Musician, composer and educator Fred Katz, the man who helped take the cello into jazz, died in Santa Monica over the weekend from complications from kidney failure and
Katz's musical résumé also includes scores for films by Roger Corman, including "Bucket of Blood" and "Little Shop of Horrors," and his track record as an educator is nearly as impressive with a more than 30-year career as an instructor at California State Universities Northridge and Fullerton. He taught courses in cultural anthropology, shamanic magic and religion (the Doors' John Densmore was one of his students) -- all, by the way, without holding any formal degrees.
Stricken with grief after the loss of his wife, two brothers and a daughter late in his career, Katz seldom performed in public after "retiring" in 1990. However, in a 2011 interview Katz said he was constantly writing music, including works inspired by the Kabbalah, "The Divine Comedy" and Chinese mysticism.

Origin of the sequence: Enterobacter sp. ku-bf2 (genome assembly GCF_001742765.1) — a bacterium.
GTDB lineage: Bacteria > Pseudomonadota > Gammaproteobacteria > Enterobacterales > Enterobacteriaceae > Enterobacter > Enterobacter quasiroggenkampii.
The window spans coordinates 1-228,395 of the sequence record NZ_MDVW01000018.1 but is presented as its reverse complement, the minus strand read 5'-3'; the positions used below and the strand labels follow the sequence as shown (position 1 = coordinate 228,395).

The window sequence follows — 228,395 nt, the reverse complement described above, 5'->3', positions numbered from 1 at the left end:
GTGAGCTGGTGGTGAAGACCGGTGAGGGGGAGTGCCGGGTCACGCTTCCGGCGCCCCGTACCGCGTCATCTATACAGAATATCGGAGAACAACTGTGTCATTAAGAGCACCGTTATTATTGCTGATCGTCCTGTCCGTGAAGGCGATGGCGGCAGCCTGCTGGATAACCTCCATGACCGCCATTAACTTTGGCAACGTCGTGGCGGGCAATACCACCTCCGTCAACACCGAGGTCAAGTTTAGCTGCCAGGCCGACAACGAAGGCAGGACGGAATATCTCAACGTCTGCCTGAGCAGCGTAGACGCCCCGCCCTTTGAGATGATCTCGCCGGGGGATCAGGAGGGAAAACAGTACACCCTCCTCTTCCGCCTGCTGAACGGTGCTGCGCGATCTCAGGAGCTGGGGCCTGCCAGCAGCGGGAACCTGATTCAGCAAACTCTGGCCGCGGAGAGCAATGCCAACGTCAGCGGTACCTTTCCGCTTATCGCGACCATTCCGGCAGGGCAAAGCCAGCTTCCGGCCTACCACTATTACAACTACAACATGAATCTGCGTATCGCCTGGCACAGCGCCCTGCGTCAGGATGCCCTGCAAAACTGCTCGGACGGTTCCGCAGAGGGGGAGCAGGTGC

"There's nothing more wonderful than you're sitting in a quiet room all by yourself thinking as hard as you can, 'Where do I go from here?'" Katz said in 2011. "And nobody's there! And sometimes the answer comes, and that's the mystery: Where does the answer come from?"
His music also earned another turn in the public eye after his landmark 1959 album, "Folk Songs for Far Out Folk," was reissued by the Idelsohn Society in 2007. A richly orchestrated mix of Hebraic melodies with American and African folk music, the record and its corresponding show, "Jews on Vinyl," spurred Katz to perform live at the Skirball Center in 2010, his first such appearance in 20 years.
Katz continued to make sporadic appearances around Southern California in the last several years, performing in San Diego as recently as June as part of the klezmer summit "Jews on Jazz."
In a far-reaching 2011 conversation that covered Katz's deep interests in spirituality, music and progressive politics, Katz was humbled, even amused, by any accolades thrown his way. "'Art is long and life is short,'" Katz said, citing an old aphorism. "So that's what I do, I do all of these things but without any feeling of accomplishing anything. I do it because I love it.
"I have no interest whatsoever with fame -- never did, never will," he continued. "Because it's all artificial to me. You do what you do and if people honor you for that or even pay you for that, fine, but you don't do it for that. You do it because that's what you do."
Listen to Katz's adaptation of "Old Paint" from "Folk Songs for Far Out Folk" below.